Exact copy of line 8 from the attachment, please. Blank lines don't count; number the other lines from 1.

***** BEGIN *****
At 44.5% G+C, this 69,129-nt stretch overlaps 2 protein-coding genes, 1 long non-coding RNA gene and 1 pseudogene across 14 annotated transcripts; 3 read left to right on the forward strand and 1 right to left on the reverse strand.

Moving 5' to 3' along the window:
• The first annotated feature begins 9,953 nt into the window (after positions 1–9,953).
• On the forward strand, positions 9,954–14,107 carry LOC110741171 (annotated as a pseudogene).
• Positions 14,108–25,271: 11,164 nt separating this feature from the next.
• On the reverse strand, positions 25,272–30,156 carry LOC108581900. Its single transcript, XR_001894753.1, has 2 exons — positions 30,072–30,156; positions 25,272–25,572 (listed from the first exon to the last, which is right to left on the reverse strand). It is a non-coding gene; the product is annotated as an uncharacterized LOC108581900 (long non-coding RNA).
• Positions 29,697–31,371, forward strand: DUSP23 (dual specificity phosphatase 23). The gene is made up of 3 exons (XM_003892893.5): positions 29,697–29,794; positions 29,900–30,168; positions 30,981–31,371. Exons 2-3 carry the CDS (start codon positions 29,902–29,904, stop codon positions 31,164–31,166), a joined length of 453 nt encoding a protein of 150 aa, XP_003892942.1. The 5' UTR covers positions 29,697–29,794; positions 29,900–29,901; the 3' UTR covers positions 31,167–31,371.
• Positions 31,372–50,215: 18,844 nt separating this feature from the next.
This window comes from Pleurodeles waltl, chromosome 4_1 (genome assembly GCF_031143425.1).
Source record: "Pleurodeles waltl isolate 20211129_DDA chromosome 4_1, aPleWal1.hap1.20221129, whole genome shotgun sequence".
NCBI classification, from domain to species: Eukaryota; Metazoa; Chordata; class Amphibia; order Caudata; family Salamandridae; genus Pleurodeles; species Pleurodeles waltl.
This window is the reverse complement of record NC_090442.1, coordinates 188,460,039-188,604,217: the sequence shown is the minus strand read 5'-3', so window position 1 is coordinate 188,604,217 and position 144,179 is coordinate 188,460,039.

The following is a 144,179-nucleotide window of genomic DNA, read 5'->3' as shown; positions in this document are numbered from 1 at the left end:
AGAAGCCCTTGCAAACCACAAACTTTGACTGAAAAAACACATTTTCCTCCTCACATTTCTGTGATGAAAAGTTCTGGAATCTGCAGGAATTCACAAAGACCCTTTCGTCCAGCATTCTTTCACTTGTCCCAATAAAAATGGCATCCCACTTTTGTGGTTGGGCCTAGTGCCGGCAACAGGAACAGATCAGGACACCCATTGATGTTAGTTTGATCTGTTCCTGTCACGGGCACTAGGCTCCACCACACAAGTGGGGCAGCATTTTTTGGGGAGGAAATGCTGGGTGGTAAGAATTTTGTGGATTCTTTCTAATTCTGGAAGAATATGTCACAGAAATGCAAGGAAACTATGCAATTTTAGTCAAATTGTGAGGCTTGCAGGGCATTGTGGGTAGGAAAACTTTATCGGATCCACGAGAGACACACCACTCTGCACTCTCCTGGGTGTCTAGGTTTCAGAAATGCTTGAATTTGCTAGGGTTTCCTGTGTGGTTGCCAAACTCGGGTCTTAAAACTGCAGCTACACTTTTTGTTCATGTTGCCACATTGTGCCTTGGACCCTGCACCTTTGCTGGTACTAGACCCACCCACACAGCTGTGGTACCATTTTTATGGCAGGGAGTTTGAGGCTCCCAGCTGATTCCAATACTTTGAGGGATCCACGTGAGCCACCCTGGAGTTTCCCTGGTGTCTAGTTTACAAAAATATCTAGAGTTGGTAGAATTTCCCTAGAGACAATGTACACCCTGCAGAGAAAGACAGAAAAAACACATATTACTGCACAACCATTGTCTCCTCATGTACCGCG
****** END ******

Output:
• Positions 31,372–50,215: 18,844 nt separating this feature from the next.